Bolivia is not a fully “dollarized” country, but since the value of Bolivian money (the Bolivian boliviano) fluctuates up and down depending on the strength of the U.S. Dollar, it has become customary to use dollars and bolivianos interchangeably in upscales hotels, stores and banking institutions.
This means that the U.S. Dollar is accepted almost anywhere the boliviano is, as long as someone has change for the denomination you give them. The Bolivian exchange rate is published daily in the
and this tells you how many bolivianos are in ONE dollar – you have to do the rest of the math.
Bolivianos come in 5, 10, 20, 50, 100 and 200 bills and 1, 2 and 5 boliviano coins. There are also 10, 20, and 50 "centavo" (cent) coins. See photos here of Bolivian money.
If you ever make a purchase with dollars or exchange bolivianos for dollars (or any other national currency that is not a boliviano), never accept a torn bill, as it will never be accepted at any establishment in
It is always safer to exchange your bolivianos for dollars at a bank because counterfeit dollars often circulate on the streets. Always re-count the Bolivian money before you leave.
Of course, you can only pay with dollars if the person you are paying has enough cash in either dollars or bolivianos to give you change. As the buyer, and a foreigner and visitor in this country, it’s up to you to be sensitive to this when
because it is impolite to make your differences in income obvious and more so, to expect someone far beneath your income level to work with you on the same level.
EXAMPLE If you go to the local market and purchase a kilo of oranges for Bs. 5 and you pay with a $10 bill, you have to calculate the exchange rate to know how much change you will get. Let’s say the dollar is worth roughly 7.00 bolivianos today. $10 would be Bs. 70. If you purchased Bs. 5 of oranges, your change would be Bs. 65. Now, if you were in a supermarket, whose owners sell hundreds or thousands of dollars worth of groceries each day, you could request your change be given you in bolivianos OR in dollars and they would probably have the change available in either currency. In fact, at large businesses they usually ask you – “do you want change in dollars or bolivianos today?” However, at a small open market, where individual sellers may not earn even those $10 in one day, they may not have change for $10 either in dollars OR in bolivian currency.
Assuming you didn’t make the effort to exchange your dollars at a
house or bank (which should be one of the first things you do when you arrive), if you are in a large business or store, you should ask before you buy, if it would be OK to pay in dollars (you can say “Puedo pagar en dólares?”) not because they will be unwilling to accept dollars, but because they may not have dollars on hand at any given moment. It is not their obligation to have dollars on hand. If they have them and are willing to accept your dollars and give you change in dollars, they are doing this as a courtesy to you. So although dollars and bolivianos are interchangeable here, it is not an obligation.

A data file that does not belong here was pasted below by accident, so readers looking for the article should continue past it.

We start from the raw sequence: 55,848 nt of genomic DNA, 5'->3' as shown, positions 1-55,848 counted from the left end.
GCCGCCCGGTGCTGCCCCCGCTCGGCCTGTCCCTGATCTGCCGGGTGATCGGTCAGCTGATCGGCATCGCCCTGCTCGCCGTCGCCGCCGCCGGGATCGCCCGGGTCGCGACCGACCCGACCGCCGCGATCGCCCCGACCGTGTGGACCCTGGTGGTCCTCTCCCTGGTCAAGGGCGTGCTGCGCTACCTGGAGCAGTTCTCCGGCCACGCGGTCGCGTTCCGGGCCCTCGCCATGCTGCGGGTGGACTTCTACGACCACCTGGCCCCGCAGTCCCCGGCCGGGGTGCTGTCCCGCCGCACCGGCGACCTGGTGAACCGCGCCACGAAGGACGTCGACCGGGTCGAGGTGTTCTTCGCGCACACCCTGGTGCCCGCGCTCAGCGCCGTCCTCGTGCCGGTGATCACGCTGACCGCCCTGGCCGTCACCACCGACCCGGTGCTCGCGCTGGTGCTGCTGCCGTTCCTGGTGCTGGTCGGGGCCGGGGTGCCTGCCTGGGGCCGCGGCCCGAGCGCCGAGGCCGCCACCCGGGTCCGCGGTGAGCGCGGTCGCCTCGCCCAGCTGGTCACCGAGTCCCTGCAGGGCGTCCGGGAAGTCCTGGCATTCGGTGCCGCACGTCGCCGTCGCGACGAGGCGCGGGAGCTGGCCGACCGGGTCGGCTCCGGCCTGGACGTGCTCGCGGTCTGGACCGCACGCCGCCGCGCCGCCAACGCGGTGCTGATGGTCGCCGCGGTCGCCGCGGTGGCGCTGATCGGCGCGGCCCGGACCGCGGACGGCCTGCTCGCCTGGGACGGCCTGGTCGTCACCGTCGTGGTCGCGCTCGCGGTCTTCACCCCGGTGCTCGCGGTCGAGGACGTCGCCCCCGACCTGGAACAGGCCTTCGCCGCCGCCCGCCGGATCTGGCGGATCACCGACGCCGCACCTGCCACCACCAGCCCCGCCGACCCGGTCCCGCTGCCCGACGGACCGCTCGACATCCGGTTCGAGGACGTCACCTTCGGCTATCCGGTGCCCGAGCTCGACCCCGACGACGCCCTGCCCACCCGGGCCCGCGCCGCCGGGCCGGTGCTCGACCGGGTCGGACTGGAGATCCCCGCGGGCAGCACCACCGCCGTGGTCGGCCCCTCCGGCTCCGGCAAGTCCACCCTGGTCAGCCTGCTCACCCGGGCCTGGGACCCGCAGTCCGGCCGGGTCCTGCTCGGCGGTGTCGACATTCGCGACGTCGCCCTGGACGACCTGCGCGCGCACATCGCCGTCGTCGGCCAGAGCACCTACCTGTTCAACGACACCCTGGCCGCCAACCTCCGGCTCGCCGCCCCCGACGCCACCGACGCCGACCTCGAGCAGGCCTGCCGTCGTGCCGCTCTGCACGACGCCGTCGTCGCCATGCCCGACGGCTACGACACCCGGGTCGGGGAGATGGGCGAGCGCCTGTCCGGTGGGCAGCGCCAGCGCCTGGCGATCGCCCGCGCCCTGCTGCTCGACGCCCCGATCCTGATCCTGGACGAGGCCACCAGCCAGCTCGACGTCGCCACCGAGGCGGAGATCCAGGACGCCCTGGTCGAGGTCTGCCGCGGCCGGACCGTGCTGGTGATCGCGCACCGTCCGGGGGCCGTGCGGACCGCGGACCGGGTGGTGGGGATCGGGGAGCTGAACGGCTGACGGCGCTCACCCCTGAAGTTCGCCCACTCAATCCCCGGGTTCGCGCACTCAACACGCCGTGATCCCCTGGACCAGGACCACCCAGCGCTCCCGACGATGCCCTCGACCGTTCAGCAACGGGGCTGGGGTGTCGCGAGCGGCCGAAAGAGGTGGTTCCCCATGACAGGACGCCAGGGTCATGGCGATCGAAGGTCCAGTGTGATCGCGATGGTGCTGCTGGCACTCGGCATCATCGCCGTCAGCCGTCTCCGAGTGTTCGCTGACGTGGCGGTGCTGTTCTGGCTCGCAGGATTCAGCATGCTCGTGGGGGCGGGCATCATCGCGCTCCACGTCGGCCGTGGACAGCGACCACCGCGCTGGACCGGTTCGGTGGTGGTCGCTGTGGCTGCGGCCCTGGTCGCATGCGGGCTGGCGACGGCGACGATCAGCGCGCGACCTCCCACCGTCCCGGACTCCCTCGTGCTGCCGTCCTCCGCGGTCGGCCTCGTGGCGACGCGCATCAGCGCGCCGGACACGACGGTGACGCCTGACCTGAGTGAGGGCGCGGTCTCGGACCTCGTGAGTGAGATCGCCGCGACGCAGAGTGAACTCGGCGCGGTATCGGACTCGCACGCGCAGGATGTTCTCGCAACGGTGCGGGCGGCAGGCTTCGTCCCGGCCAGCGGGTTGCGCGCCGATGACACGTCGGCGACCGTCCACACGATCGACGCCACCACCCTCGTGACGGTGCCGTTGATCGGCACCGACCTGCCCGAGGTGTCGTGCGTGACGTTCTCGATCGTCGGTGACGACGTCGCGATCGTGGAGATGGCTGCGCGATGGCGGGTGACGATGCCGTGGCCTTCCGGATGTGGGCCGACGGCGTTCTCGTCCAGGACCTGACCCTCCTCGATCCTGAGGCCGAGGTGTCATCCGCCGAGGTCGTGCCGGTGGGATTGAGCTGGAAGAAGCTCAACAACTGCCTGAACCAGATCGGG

On that note, a word of warning: many times at the moment you are paying, if the cashier does not have enough to give you change, they will offer to have an errand runner from their store run out to the nearest exchange house while you wait at the register. USUALLY this is OK, after all, their interest is in selling their product, and since you are standing at their register waiting, it is very unlikely that person is going to speed off with your money. However, just to be on the safe side, offer to put the products to one side while YOU leave to a money exchange house. Why take the risk at all!
HOW BOLIVIA CURRENCY AFFECTS BANK SERVICES As explained above,
offer accounts in Dollars, Euros or bolivianos. This is to their advantage because the dollar is a “stronger” currency than the boliviano and it’s value, although it fluctuates some, is more stable than that of the boliviano. As a result, you are free to choose which currency you want your account in. And by the way, because maintaining a bank account in Bolivia is slightly more risky due to the unstable environment for investments, the interest rates paid on accounts higher than in the U.S. and other countries. This does not mean opening a checking or savings account in Bolivia is that risky at this time. What it means is that the banks and
must be more careful about the way they invest (since they use your money to make those investments) as any bank anywhere in the world does. On the other hand, the opposite is also true: the interest charge on loans to you is usually quite a bit higher than elsewhere.
This is also the reason exchange rates vary if you are “buying” dollars or “selling” dollars. If you go to a currency exchange house and wish to convert your dollars to bolivianos, the exchange rate will be slightly lower than if you enter with bolivianos and ask for dollars in exchange. Why? Because your dollars are more valuable than the boliviano.
BOLIVIA CURRENCY EXCHANGE You can, of course, exchange dollars for bolivianos at any Bolivian bank or credit union. However, money exchange houses (called casas de cambio) often have currencies from other countries that banks do not and are useful for exchanging your bolivianos back to your national currency before you head back home. Exchange houses can be found in most
so you can change your national currency into bolivianos as you arrive. However, if you wait until you are in town, you will also find several exchange houses near the central plaza. Click here to return to our Travel Planner, and here to return to our Live in Bolivia section.
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